Will CAS really provide freedom of choice to the viewer?

By , agencyfaqs! | In | May 09, 2003
As broadcasters, cable operators and MSOs struggle to resolve their differences towards a smooth implementation of CAS on July 15, the question is, will the consumer be able to exercise her choice in the post-CAS scenario?

July 15, the day when conditional access system or CAS will finally see the light of the day, is not far away. But confusion regarding its implementation abounds even to this day, and disparate interest groups voicing their opinion seem to be increasing dissonance rather than reducing it. In this scenario, the issue - whether conditional access system (CAS) will permit consumers in the four metros (Delhi, Mumbai, Chennai, Kolkata, where the initial roll-out will happen) to exercise their will, considering the sharp polarisation of interest groups on the subject - deserves closer scrutiny.

Though the IBF or the Indian Broadcasting Federation maintains that the body stands united in trouncing differences on the matter within the group, industry sources would like to point otherwise. "There were apprehensions expressed by STAR (about CAS) at the task force (formed by the I&B Ministry) meeting held on May 7," stated a source. "MSOs had some reservations about the super bouquet of pay channels created by some networks," added the source.

The allusion here is to the recent proposal mooted by STAR, Sony, Modi Entertainment Network (that distributes FTV, DD Sports, Hallmark and Ten Sports), ESPN-STAR Sports and SUN to have several tiers in a post-CAS regime.

It stipulated a pricing mechanism based on genres with the basic tier comprising general entertainment channels STAR Plus and SET, the basic-plus tier comprising special interest channels STAR World, CHannel [V], STAR News, Discovery, National Geographic Channel, Animal Planet and Adventure One, the premium tier comprising movie channels, action-adventure channel AXN and FTV, sports, comprising ESPN, STAR Sports, DD Sports and Ten Sports, and language, comprising Vijay TV and KTV.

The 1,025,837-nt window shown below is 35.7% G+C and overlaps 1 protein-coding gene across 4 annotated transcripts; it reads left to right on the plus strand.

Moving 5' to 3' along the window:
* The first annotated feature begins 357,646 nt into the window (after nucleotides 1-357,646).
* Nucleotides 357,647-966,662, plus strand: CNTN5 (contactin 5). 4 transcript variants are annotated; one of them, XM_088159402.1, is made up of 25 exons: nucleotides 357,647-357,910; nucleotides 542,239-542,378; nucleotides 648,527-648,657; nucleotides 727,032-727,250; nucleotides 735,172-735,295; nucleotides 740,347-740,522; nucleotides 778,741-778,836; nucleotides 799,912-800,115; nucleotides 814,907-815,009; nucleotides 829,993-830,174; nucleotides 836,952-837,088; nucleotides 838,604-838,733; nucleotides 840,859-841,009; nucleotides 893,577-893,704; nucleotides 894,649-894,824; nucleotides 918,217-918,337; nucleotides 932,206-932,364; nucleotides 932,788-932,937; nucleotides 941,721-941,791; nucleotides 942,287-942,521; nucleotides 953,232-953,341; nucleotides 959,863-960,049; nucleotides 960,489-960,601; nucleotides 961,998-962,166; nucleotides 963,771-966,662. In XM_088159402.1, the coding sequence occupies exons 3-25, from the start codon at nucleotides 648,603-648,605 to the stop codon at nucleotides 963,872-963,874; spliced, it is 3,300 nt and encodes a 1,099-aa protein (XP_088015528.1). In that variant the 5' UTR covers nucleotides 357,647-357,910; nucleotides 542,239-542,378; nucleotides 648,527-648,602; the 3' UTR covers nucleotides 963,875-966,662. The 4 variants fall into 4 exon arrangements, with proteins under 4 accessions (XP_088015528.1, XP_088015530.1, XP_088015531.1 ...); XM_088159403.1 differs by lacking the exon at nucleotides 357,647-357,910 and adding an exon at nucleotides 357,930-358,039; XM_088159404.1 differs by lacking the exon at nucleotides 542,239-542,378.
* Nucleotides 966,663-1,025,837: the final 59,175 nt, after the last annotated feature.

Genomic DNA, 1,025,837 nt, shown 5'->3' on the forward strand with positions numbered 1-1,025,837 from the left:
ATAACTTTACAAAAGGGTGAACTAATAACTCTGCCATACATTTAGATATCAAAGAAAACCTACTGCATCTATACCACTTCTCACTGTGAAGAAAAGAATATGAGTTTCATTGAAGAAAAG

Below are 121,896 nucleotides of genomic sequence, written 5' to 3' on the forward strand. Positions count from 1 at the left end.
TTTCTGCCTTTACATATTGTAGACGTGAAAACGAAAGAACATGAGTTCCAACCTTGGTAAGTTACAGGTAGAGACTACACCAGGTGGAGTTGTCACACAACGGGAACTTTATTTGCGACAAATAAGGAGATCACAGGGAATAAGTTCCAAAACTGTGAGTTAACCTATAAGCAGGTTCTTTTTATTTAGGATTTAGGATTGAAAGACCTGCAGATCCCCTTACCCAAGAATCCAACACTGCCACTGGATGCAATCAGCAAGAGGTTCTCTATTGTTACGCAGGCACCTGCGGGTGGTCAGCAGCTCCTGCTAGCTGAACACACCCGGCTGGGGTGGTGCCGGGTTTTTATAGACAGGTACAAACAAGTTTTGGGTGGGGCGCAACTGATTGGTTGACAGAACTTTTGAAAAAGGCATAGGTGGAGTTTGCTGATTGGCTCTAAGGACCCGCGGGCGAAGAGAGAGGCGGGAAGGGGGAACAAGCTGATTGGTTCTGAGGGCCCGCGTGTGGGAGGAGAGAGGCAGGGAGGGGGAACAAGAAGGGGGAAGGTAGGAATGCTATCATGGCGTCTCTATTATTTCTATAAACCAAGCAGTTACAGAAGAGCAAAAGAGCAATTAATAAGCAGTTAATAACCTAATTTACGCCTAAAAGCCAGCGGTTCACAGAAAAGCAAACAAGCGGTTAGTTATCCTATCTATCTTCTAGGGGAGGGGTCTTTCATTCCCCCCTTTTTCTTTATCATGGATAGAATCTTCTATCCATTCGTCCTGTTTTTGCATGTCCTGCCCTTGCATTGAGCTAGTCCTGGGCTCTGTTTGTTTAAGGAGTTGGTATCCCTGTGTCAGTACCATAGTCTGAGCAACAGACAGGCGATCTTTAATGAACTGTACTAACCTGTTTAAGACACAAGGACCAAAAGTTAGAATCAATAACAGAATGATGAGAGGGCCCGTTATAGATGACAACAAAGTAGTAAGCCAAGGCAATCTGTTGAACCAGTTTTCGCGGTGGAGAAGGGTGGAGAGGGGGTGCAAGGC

According to media reports, the Information & Broadcasting Ministry is against the bundling of pay channels since it would defeat the whole purpose of conditional access. "The idea of CAS is to provide transparency where the consumer finally decides what he or she wants and pays accordingly. For this, it is mandatory that each channel should have a price to it. Bundling would mean that you are incentivising the buying process, once again saddling consumers with channels that may not be of their choice. That would mean, reverting to the scenario that exists pre-CAS."

Again, the issue of pricing of set-top boxes or STB has resulted in an uproar among consumer groups with the sum to be coughed up amounting to Rs 7,000-Rs 8,000, as against Rs 2,500-Rs 3,000 as estimated earlier! "This is the price of the digital set-top boxes promoted by the MSOs, which is a huge investment," asserts a media observer. "Would an average consumer be able to shell out such money? CAS would then lead to haves and have-nots with the availability of cable becoming a luxury."

Jawahar Goel, director, Siticable (cable arm of the ZEE Network), who is also a representative on the I&B's Ministry task force on CAS has this point to make. "The digital set-top box costs around Rs 3,500 when you take into account import duty of 50.8 per cent. My contention to the Government is that if the import duty can be reduced or dropped, and revenue be recovered by way of service, entertainment or income tax, then the price of the STB will come to down to Rs 2,500. This may not be such a bad deal given that it is an investment made for the next 10 to 15 years, and because it offers a parental lock, which is important considering that a lot of the entertainment on television today may not be appropriate for the consumption of the younger members of the family, but which is freely available."

His parting words, "There is much push and pull in the market resulting in the quotation of such exorbitant prices. The only notification by the Government so far is the announcement of the basic tier comprising a minimum of 30 FTA (free-to-air) channels amounting to Rs 72 per subscriber plus taxes. Rakesh Mohan, chairman of the task force has indicated that the Government will not intervene in matters of pricing of the pay channels since that is a call the broadcasters need to take." © 2003 agencyfaqs!

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